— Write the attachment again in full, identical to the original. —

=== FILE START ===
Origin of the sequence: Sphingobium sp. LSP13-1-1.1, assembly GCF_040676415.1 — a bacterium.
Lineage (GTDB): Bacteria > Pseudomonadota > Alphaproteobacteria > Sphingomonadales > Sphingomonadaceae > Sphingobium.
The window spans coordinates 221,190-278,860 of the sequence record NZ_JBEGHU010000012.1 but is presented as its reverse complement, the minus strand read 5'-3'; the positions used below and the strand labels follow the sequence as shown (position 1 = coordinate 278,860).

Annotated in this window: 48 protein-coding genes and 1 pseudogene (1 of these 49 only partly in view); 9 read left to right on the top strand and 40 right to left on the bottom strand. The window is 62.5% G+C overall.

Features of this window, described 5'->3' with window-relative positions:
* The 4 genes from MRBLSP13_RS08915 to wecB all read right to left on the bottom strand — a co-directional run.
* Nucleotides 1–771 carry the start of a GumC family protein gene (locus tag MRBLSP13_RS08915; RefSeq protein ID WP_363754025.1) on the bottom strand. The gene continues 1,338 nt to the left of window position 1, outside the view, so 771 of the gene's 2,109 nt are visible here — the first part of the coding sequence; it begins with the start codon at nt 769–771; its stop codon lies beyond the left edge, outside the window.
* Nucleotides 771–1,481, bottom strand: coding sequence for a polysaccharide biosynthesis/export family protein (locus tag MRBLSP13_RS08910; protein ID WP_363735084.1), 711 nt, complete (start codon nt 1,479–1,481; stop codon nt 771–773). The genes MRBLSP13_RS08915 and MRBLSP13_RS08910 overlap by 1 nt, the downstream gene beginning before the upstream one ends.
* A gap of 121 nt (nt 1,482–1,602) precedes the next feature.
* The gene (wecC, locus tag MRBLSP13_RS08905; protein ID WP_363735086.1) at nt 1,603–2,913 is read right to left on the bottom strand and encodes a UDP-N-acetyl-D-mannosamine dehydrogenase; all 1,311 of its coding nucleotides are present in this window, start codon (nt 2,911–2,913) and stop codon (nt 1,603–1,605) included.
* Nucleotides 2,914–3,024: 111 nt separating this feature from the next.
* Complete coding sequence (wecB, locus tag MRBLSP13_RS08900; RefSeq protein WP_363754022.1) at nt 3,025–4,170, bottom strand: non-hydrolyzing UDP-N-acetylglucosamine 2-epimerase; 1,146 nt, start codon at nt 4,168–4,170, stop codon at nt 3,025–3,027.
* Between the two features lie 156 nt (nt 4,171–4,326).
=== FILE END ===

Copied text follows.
Origin of the sequence: Sphingobium sp. LSP13-1-1.1, assembly GCF_040676415.1 — a bacterium.
Lineage (GTDB): Bacteria > Pseudomonadota > Alphaproteobacteria > Sphingomonadales > Sphingomonadaceae > Sphingobium.
The window spans coordinates 221,190-278,860 of the sequence record NZ_JBEGHU010000012.1 but is presented as its reverse complement, the minus strand read 5'-3'; the positions used below and the strand labels follow the sequence as shown (position 1 = coordinate 278,860).

Annotated in this window: 48 protein-coding genes and 1 pseudogene (1 of these 49 only partly in view); 9 read left to right on the top strand and 40 right to left on the bottom strand. The window is 62.5% G+C overall.

Features of this window, described 5'->3' with window-relative positions:
* The 4 genes from MRBLSP13_RS08915 to wecB all read right to left on the bottom strand — a co-directional run.
* Nucleotides 1–771 carry the start of a GumC family protein gene (locus tag MRBLSP13_RS08915; RefSeq protein ID WP_363754025.1) on the bottom strand. The gene continues 1,338 nt to the left of window position 1, outside the view, so 771 of the gene's 2,109 nt are visible here — the first part of the coding sequence; it begins with the start codon at nt 769–771; its stop codon lies beyond the left edge, outside the window.
* Nucleotides 771–1,481, bottom strand: coding sequence for a polysaccharide biosynthesis/export family protein (locus tag MRBLSP13_RS08910; protein ID WP_363735084.1), 711 nt, complete (start codon nt 1,479–1,481; stop codon nt 771–773). The genes MRBLSP13_RS08915 and MRBLSP13_RS08910 overlap by 1 nt, the downstream gene beginning before the upstream one ends.
* A gap of 121 nt (nt 1,482–1,602) precedes the next feature.
* The gene (wecC, locus tag MRBLSP13_RS08905; protein ID WP_363735086.1) at nt 1,603–2,913 is read right to left on the bottom strand and encodes a UDP-N-acetyl-D-mannosamine dehydrogenase; all 1,311 of its coding nucleotides are present in this window, start codon (nt 2,911–2,913) and stop codon (nt 1,603–1,605) included.
* Nucleotides 2,914–3,024: 111 nt separating this feature from the next.
* Complete coding sequence (wecB, locus tag MRBLSP13_RS08900; RefSeq protein WP_363754022.1) at nt 3,025–4,170, bottom strand: non-hydrolyzing UDP-N-acetylglucosamine 2-epimerase; 1,146 nt, start codon at nt 4,168–4,170, stop codon at nt 3,025–3,027.
* Between the two features lie 156 nt (nt 4,171–4,326).